Housing is a Powerful Driver For the Rest of the Economy

By | September 28, 2020

Welcome to FTR’s “Monday Morning Coffee “ blog. The following article is designed to keep busy executives up to date with the latest economic data releases. Released every Monday, this blog promises to keep our clientele updated with the latest weekly economic news and developments, highlighting its impact on the transportation, freight, and equipment markets. Hopefully, this will be an informative addition to the fine body of work associated with FTR.


The markets were on a see-saw on Friday as stocks in large parts of the world headed for their worst weeks since the peak coronavirus panic. Asia managed to end its worst week since the March global meltdown with a modest gain. Europe’s main bourses started steady, but with Britain and France now notching up almost record numbers of new virus cases, the mood was jittery. London’s FTSE clawed up 0.2% but Frankfurt’s Dax and CAC40 in Paris were down 0.2% and 0.4%, leaving the pan European STOXX 600 down more than 3%. There was a flicker of hope overnight after squabbling U.S. political parties rekindled talk of another super-sized stimulus package. Most analysts say that is unlikely until after the election.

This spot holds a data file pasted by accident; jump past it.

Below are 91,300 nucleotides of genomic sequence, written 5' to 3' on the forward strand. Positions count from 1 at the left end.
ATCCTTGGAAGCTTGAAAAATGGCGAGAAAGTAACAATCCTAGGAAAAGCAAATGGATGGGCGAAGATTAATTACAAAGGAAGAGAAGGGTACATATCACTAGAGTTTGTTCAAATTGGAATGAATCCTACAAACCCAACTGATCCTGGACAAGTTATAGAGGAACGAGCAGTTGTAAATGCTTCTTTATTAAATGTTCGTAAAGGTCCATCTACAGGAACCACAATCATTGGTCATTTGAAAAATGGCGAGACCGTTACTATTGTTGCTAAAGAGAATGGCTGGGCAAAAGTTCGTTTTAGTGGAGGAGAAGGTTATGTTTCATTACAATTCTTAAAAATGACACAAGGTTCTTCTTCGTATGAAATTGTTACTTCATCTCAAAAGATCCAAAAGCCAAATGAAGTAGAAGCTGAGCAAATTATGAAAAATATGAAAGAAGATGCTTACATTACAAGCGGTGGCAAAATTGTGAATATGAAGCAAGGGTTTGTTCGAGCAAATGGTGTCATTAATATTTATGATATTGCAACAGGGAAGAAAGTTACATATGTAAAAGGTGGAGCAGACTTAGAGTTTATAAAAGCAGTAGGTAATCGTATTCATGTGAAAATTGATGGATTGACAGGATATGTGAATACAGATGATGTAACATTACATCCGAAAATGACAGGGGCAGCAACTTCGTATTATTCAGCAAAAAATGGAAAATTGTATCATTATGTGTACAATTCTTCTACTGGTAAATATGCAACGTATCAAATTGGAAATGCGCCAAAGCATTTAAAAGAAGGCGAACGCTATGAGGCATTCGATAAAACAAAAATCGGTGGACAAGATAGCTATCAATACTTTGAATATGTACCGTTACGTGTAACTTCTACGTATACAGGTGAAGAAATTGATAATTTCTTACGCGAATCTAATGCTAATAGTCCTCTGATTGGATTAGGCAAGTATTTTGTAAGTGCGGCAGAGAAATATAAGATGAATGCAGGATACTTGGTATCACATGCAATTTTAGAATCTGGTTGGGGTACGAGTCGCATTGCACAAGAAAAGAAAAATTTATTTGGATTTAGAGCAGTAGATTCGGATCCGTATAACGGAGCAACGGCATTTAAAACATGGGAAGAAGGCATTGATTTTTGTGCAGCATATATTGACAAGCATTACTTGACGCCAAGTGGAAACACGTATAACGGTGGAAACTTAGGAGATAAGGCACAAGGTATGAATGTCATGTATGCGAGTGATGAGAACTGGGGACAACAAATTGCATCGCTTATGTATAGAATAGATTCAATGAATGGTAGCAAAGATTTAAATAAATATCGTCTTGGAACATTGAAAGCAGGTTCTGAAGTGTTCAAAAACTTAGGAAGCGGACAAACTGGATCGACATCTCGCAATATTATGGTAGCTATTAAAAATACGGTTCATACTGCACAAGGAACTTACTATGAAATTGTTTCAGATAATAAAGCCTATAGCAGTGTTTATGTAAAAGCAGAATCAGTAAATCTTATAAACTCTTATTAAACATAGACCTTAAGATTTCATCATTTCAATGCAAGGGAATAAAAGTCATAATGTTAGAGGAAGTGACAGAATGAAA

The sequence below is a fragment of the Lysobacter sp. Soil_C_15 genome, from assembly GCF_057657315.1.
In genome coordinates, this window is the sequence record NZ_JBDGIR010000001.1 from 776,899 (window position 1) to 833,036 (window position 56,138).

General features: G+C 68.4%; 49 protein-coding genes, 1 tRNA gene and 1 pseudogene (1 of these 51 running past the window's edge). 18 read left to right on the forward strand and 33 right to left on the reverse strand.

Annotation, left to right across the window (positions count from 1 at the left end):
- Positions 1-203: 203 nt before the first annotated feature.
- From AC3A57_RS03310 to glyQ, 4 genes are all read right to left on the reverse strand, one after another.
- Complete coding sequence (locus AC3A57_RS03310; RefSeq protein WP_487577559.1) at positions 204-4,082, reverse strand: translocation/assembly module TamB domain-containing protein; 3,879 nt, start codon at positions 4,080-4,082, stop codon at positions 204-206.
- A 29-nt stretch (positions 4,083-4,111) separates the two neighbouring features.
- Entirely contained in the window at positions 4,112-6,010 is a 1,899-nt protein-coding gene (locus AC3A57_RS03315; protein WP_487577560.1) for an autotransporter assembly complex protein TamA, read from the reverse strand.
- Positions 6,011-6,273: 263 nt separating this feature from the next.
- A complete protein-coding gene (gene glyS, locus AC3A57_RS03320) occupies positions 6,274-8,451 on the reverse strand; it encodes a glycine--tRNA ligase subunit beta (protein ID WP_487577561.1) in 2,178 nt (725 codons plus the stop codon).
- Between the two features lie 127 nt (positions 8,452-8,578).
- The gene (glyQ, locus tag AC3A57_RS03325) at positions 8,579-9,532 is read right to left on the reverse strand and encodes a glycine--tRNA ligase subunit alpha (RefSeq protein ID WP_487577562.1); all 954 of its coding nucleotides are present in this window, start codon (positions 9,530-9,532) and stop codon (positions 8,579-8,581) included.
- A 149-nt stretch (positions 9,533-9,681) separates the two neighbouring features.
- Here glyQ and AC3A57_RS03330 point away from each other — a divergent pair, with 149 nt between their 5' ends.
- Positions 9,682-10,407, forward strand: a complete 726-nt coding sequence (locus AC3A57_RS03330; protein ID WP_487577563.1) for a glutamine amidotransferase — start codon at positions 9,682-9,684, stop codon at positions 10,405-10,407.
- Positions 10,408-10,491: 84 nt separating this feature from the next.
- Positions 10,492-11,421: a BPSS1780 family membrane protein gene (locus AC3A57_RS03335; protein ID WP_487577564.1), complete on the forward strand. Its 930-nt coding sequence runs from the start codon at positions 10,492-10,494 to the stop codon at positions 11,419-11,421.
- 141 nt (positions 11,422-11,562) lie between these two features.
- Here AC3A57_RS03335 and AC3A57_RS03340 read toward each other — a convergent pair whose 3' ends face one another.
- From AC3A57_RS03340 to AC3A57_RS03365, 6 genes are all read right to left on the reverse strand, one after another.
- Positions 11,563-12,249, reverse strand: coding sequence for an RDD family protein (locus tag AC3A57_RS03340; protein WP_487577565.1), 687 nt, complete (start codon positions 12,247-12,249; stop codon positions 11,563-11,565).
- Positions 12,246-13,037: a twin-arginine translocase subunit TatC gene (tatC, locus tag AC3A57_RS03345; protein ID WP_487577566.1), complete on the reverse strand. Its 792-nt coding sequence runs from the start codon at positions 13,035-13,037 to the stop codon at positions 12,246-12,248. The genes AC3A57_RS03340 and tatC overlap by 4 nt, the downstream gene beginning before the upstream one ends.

Technology stocks rode to the rescue on Friday on Wall Street, lifting the main indexes more than 1%. However, the Dow and the S&P still posted their longest weekly losing streaks in a year as fears of a slowing economy sparked an almost month-long rout. The Dow Jones Industrial Average rose 358.52 points, or 1.34% to 27,173.96. The S&P gained 51.87 points, or 1.60% to 3,298 and the Nasdaq added 241.30 points, or 2.26% to 10,913.56. Both the Dow and the S&P posted their fourth consecutive weekly declines, the longest losing streak since August 2019. The Nasdaq closed higher for the week after falling the previous three and is now up 22% for the year. The S&P is up a bit more than 2% for the year.